“It keeps buyers rushing to see places with hope, many of which are $500,000 or more above asking,” says Matthews. “When that happens week after week, it gets really discouraging. I tried to manage customer expectations and encouraged them to take time to reset when needed. »
Following his advice, Matthews says some clients are now looking for a home in spurts. “They see a number of properties in a few weeks and then disappear for a while,” he says. “I think for a lot of buyers it’s become a bit of a rollercoaster and it can get quite emotional, so taking breaks is often necessary.”
Moving buyers are also stressed
But it’s not just first-time buyers who are stressed.
“I have a few clients looking to buy and then sell,” Matthews says. “They fear buying at these prices and the market changing, leaving them in a difficult position. Buying in this market and not being able to sell in this environment could make their purchases unaffordable. Hopefully the spring market will bring more inventory that will provide more stability. While I don’t expect prices to drop this spring, hopefully more inventory will help things look more streamlined.
Even when the deal is sealed on a new home, the stress doesn’t stop. For some, it’s just getting started. For many couples, this stress can be a real test of the strength of their relationship. Through his work in couples therapy, Ahmad says finances put a lot of stress on relationships, especially if it involves a lot of debt.
The stress on relations with landlords
“I’ve found that there’s often a discussion between couples about the stress of having to finance a mortgage,” Ahmad says. “I have clients who have just entered the market and bought houses, and now they are facing the stress of the cost of contractors, the improvement of the house and, of course, the payment of the property. ‘mortgage. It’s a huge commitment to buy a home and not everyone is prepared for it.
Ahmad says financial stress can hurt a couple’s relationship and requires a high degree of solid communication, which can be easier said than done. “Especially in the last two years, people had no choice but to buy further out of town; so now they have long rides on the GO train or in their car,” she says. “It could mean two whole hours of their life every day spent commuting – it really takes away from time spent with families. Some couples just don’t have time to focus on effective communication.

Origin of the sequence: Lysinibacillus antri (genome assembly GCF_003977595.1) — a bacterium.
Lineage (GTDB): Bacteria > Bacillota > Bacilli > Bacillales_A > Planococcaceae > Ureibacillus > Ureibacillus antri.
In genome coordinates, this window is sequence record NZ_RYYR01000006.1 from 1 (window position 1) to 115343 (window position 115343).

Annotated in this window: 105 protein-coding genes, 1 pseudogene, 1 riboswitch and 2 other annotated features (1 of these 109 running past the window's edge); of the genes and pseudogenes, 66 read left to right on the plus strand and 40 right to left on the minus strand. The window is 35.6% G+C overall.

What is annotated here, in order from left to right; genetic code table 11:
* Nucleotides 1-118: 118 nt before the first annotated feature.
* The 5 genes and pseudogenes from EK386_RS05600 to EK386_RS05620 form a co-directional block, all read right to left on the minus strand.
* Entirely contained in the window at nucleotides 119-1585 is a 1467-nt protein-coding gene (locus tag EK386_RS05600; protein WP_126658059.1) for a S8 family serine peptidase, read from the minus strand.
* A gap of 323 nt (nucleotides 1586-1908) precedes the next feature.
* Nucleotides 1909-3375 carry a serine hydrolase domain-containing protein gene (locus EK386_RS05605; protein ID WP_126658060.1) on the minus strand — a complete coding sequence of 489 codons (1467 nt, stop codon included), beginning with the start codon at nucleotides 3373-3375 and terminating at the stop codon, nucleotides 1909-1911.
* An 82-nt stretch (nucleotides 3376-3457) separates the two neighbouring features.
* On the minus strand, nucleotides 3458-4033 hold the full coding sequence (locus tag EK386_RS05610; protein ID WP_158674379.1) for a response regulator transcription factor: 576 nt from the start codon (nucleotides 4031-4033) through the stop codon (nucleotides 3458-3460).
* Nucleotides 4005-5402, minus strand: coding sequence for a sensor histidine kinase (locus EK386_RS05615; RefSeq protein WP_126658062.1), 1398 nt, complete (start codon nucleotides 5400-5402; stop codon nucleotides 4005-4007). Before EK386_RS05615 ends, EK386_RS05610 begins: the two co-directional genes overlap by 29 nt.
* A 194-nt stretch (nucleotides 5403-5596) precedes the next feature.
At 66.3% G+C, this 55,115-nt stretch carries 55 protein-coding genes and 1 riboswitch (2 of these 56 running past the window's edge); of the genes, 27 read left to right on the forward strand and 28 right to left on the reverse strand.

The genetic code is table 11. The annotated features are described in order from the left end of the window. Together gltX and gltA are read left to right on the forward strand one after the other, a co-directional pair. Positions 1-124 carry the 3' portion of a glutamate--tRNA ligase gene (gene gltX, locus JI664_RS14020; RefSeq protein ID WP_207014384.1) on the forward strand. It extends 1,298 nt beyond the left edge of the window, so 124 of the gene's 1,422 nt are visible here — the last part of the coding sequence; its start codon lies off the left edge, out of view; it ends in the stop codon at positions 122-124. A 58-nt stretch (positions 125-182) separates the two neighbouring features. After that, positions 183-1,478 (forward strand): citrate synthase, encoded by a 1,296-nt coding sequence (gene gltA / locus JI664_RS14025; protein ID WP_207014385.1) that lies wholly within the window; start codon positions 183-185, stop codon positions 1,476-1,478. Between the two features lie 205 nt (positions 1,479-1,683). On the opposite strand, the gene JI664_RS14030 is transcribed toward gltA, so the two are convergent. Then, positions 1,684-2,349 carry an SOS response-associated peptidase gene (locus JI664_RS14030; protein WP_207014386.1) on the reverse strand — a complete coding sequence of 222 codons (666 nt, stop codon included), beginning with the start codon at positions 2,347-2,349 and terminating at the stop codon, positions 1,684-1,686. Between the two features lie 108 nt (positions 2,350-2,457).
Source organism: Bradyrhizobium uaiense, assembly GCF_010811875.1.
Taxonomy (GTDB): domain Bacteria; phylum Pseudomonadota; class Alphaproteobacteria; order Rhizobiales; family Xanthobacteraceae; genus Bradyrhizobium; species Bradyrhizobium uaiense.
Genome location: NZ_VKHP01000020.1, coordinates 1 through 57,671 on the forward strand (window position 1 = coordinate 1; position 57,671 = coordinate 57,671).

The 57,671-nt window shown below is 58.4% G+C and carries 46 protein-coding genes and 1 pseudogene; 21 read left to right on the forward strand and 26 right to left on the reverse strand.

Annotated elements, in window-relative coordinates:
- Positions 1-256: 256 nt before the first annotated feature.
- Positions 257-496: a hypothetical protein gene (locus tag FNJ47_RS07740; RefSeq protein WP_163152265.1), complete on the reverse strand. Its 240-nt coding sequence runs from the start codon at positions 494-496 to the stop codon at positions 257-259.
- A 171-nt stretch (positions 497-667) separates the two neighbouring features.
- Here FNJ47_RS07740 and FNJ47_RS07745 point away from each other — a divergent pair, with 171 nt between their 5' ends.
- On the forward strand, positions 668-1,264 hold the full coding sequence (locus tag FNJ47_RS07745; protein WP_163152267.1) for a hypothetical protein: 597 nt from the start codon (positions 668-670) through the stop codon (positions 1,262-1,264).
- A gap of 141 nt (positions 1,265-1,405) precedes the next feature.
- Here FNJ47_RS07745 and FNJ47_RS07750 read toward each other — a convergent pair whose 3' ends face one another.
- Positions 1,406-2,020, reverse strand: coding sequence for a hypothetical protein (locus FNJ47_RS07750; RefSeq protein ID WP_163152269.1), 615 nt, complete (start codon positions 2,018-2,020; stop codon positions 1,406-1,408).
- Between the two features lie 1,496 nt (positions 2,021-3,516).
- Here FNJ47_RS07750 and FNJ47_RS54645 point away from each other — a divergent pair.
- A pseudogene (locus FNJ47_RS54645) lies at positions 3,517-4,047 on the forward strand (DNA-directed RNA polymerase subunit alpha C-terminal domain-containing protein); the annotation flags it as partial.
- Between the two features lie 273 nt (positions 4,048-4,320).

Additionally, those who could only afford to shop away from their physical offices may have no choice but to opt for full-time remote work, job permitting. And – despite removing an infuriating commute from the daily equation – it can also have its own mental health ramifications.
“Working remotely is fine, but there are psychological risks to working full-time from home and mixing work-personal and family life. The more we expand and rely on remote work, the more we expand and rely on remote work,” says Ahmad. This is especially true after two years of isolation measures inspired by COVID-19. “A lot of people can lose relationships with their friends when they move away,” Ahmad says.
Those who have chosen to live closer to the city limits may also find themselves in less than ideal living situations when the home they can afford is not exactly the home of their dreams. “Because of these high prices, people are now crammed into smaller homes – all they could afford – and not getting the home they actually wanted, which impacts their well-being. being mental, as well as the cost,” says Ahmad.
In addition to stressing existing relationships, house prices can impact who chooses to date in the first place (don’t shoot the messenger). For example, while it will take nearly 30 years to save for a down payment for a house in Toronto for someone earning $200,000, the reality is that two professionals earning between $50 and $75,000 a year cannot probably can’t afford to buy a house without a generous gift from parents (or a winning lottery ticket).
Additionally, Ahmad points out that a growing number of couples are worried about whether they can afford to have children in the absence of a home big enough to accommodate a family. “The cost of housing permeates so many aspects of our lives; who we hang out with, if we have kids and what kind of jobs we have,” says Ahmad.
And that stress only compounds the incredibly serious mental health crisis in Canada. If that’s not enough incentive for impactful change on the housing policy front, frankly, I don’t know what is.